Match Begins: September 26, 2018
Rank Order List Opens: October 24, 2018
Rank Order List Closes: November 28, 2018
Match Day: On or about December 12, 2018

Children's National will be accepting four fellows to begin in July 2019. Interviews for select applicants will occur late August through November 2018.

For questions, please contact Valerie Evans:
Phone: 202-476-2315
Fax: 202-476-5700

Frequently Asked Questions

Frequently Asked Questions


Benefits for all Children's National employees include health, dental and vision insurance; flexible spending accounts, life insurance, sick leave, disability insurance, and back-up dependent child and elder care. A detailed summary of all benefits can be found in our Benefits Guide.

Salary scale

The FY19 salary scale for fellows at Children's National Health System is as follows:

  • PGY4 - $74,355
  • PGY5 - $78,556
  • PGY6 - $82,926
  • PGY7 - $87,636
  • PGY8 - $92,601
  • PGY9 - $97,863
  • PGY10 - $103,421

Additional Educational Materials

All cardiology fellows receive a laptop computer for use during their training with full access to cardiology clinical and educational content. Each fellow receives a $1,500 educational stipend per year for books, conferences, and other educational materials.

Recent Graduates

All graduating cardiology fellows have been successful at pursuing academic, private, or military careers after completing their fellowship, including both research and senior clinical fellowships at Children's National and other prestigious institutions. The post-graduation experiences of our recent graduates are shown below.


  • James Enos - Faculty at Nicklaus Children's Hospital, Miami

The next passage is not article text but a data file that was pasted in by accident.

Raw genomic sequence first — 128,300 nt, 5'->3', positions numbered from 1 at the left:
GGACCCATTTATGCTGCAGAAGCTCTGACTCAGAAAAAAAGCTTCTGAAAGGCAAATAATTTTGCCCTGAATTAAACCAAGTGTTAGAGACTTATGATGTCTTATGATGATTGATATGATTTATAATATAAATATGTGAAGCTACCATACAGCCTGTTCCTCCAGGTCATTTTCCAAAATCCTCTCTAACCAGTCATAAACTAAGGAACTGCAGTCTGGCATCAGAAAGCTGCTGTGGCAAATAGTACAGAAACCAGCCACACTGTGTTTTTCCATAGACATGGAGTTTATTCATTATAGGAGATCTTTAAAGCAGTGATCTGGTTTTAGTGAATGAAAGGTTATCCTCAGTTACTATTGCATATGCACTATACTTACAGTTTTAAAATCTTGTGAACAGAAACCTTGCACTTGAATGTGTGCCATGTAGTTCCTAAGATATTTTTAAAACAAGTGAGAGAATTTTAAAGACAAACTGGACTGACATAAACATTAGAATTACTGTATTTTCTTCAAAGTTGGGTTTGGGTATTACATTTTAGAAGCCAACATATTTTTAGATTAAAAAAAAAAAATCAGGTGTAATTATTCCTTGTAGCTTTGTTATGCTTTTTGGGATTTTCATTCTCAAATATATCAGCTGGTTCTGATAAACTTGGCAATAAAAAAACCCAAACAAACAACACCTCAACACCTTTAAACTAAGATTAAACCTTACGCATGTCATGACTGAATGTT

• Jacob Hartz - Faculty at Boston Children's Hospital, Boston
  • Yue-Hin (Tom) Loke – Faculty at Children’s National Health System
  • Anthony Merlocco – Faculty at Le Bonheur Children’s Hospital, Memphis
  • Lauren Tague - Advanced Imaging fellowship at Children's National Health System


  • Bradley Clark – Faculty at The Children’s Hospital at Montefiore, Bronx, NY
  • Michael Cunningham – Navy Medical Center, Portsmouth, VA
  • Joshua Hayman – Faculty at University of Kentucky
  • Michelle Ploutz – Heart Failure and Transplantation fellowship at Cincinnati Children’s


  • Justin Georgekutty - Adult congenital fellowship at Baylor/Texas Children’s 
  • Elena Grant - Interventional cardiology fellowship at Emory 
  • Asha Nair - Cardiac critical care fellowship at Boston Children’s
  • Ann Punnoose - Heart failure and transplantation fellowship at Lurie Children’s   


  • Peter Dean - Faculty at University of Virginia 
  • Christopher Jordan - Faculty at Walter Reed National Military Center 
  • Jay Patregnani - Critical care fellowship at Children's National 
  • Nefthi Sandeep - T32 research fellowship at Children's National 
  • Jacqueline Weinberg - Advanced imaging fellowship at Children's National


  • Brandon Harden - Children’s Healthcare of Atlanta/Emory faculty 
  • Ofer Schiller - Cardiology/Cardiac Critical Care faculty, Schneider Children’s Medical Center, Israel 
  • Lasya Gaur - Imaging/MRI fellowship at Children's National; faculty at Johns Hopkins 
  • Alan Riley - Texas Children’s Hospital faculty 


  • Andrea Beaton - NIH K12 Early Career Investigator Award
  • Smitha Bullock - University of Louisville faculty
  • Aparna Prasad - Morristown Medical Center faculty
  • Tom Seery - Texas Children's Hospital faculty


  • Kristin Burns - Medical officer at NIH, part-time Children's National faculty
  • Jessica Coyler - Children's National faculty
  • Amy Sims - Fogarty International Clinical Research Fellow in Malawi


  • Ahmad Ellini - University of Maryland faculty
  • Laura Olivieri - Imaging/MRI fellowship, Children's National faculty and NIH staff
  • Darren Klugman - Completed combined cardiology-critical care fellowship, Children's National CICU faculty
  • Jodi Pike - Imaging fellowship, Children's National fetal/echo faculty